A home device allows you to regularly monitor trends in your breathing patterns over a period of time to report back to your practitioner. This information may help your medical professional to fine-tune your treatment more precisely than is possible with a single office visit.

On the downside, the accuracy of home spirometry units can vary by brand. Cheaper ones tend to be less accurate, while recommended ones can often be unaffordable. Your healthcare provider can recommend the unit best suited to your condition. Home spirometers are sometimes covered by insurance, at least in part, if medically indicated.

It's important not to use a home spirometer as a substitute for regular medical visits or to make your own treatment changes based on the readings.

Note that there is a simpler type of spirometer called an incentive spirometer that does not provide measurements of lung function. It's a device designed to help keep the lungs clear after surgery.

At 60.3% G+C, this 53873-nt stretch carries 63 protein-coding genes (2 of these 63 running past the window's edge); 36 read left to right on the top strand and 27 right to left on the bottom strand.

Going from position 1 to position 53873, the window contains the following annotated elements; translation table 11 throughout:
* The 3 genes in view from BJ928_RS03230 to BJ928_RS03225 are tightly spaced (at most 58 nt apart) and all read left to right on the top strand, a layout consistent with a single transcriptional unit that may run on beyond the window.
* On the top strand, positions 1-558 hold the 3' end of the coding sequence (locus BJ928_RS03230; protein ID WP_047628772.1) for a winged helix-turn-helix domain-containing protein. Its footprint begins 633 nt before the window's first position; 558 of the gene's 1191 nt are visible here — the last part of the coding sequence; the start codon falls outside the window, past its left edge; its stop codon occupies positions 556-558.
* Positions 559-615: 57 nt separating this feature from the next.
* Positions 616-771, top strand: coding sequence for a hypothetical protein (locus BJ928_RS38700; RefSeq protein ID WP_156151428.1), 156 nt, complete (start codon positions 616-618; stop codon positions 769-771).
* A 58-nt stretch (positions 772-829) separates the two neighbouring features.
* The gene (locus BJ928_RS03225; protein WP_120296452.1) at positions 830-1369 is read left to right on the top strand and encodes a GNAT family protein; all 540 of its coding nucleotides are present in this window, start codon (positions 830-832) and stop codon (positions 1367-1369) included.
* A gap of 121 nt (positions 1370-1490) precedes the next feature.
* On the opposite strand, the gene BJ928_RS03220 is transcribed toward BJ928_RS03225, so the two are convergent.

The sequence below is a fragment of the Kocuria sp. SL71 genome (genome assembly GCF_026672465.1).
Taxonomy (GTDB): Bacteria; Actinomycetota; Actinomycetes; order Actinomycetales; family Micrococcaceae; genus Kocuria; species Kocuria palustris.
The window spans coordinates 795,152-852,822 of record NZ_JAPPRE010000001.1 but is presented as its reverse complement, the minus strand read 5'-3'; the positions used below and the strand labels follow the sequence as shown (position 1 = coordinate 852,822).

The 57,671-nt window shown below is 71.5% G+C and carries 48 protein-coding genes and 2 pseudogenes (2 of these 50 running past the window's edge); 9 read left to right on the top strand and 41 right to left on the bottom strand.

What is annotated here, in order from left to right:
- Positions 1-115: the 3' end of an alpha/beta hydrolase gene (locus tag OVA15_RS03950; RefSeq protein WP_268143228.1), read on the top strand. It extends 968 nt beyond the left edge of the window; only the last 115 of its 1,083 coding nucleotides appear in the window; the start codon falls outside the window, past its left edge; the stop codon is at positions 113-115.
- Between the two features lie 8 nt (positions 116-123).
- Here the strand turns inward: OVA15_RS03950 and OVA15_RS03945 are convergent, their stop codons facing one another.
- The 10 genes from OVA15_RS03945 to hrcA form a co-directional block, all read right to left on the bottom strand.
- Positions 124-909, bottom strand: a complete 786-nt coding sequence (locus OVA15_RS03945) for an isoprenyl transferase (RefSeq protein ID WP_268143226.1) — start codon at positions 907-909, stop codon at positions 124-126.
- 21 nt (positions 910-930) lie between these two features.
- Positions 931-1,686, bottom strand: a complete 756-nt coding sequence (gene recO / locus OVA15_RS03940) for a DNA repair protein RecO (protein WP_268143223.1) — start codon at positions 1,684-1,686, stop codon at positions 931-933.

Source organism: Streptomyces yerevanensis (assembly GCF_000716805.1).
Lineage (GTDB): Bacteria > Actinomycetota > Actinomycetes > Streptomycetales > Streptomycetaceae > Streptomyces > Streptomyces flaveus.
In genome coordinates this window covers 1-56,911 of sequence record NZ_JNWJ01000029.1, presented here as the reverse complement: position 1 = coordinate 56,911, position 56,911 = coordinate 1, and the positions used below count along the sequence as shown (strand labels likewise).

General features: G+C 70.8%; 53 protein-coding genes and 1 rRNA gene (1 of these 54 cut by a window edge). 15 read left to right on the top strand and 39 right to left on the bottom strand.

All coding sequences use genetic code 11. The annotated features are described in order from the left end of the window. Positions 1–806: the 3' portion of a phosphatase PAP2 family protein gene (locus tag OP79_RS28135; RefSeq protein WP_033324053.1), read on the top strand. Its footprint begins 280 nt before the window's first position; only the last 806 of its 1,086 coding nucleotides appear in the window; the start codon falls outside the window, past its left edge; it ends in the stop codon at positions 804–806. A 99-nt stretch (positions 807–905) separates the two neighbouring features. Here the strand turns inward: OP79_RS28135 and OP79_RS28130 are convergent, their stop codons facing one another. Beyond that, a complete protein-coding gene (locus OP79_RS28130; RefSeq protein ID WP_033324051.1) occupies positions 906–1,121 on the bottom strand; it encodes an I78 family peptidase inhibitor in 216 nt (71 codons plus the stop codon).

A Word From Verywell

If you have undergone a spirometry test, you can ask your healthcare provider to explain the findings to you, what the numbers mean, and if there have been any changes in value since your last visit. The results of your test, along with your symptoms, can help In the diagnosis of your breathing problem. And changes to your test results over time may help guide your treatment.

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Verywell Health uses only high-quality sources, including peer-reviewed studies, to support the facts within our articles. Read our editorial process to learn more about how we fact-check and keep our content accurate, reliable, and trustworthy.
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By Pat Bass, MD
Dr. Bass is a board-certified internist, pediatrician, and a Fellow of the American Academy of Pediatrics and the American College of Physicians.